File:Scabies Thorax.JPG
Scabies Torax
Source

What are the risk factors for it?

Scabies is a disease that can pass easily from person to person. A person who carries the parasite becomes a carrier of the disease. People within his or her household and sexual partners are at higher risk of contracting this disease.

It does not distinguish social classes or races. Scabies is a common condition that can be found worldwide and spread quickly in conditions where there are high conglomerates of people.

Being in conditions where close contact of the skin and bodies exists is considered a risk factor. Certain places as well like nursing homes, extended care facilities, and prisons, are often sites of scabies outbreaks. The following list includes the most common risk factors for developing scabies.

  • Young Age: Younger people and children are more likely to develop this disease than adults.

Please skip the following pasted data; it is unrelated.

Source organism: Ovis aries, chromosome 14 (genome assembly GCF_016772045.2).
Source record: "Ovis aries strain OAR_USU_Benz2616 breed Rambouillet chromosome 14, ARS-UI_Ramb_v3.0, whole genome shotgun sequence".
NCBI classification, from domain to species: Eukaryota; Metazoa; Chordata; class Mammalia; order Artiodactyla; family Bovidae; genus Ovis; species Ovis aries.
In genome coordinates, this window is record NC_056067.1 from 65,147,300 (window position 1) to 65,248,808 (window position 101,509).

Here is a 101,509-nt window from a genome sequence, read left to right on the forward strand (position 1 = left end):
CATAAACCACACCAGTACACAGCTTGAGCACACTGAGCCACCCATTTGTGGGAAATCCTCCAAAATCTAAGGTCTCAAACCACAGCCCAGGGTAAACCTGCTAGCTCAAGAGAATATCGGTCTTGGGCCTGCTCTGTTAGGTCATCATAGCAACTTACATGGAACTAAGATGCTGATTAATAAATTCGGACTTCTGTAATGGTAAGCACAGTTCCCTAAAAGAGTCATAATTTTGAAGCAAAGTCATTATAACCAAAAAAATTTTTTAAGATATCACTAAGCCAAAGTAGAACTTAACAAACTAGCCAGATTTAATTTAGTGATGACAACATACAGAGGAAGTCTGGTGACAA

• Presence of many children in the household: Children are more likely to carry the infection. They are also more likely to infect other persons within the house. Of course, if there are more children, the risk increases.
  • Illiteracy: People from lower social classes are likely to develop this disease as they are not fully aware of it. Illiterate people have no way for reading or having a discerning thought that may prevent this condition.
  • Low Family Income: By having a low family income, the risk of developing this disease increases as there are possibilities of not having enough capital to clean or having coverage of basic needs.
  • Poor housing: Failing to have a clean house and a clean environment may predispose or increase this condition’s risk.
  • Sharing clothes and towels: Sharing personal objects that are in direct contact with the skin may increase the risk of developing this condition.
  • Irregular use of showers: Failing to shower regularly may increase the risk of developing scabies.

Is scabies an STD? How is scabies sexually transmitted?

Scabies is a condition that can be classified as a skin condition and a sexually transmitted disease. Both terms may apply to the condition. However, it depends on how it was transmitted.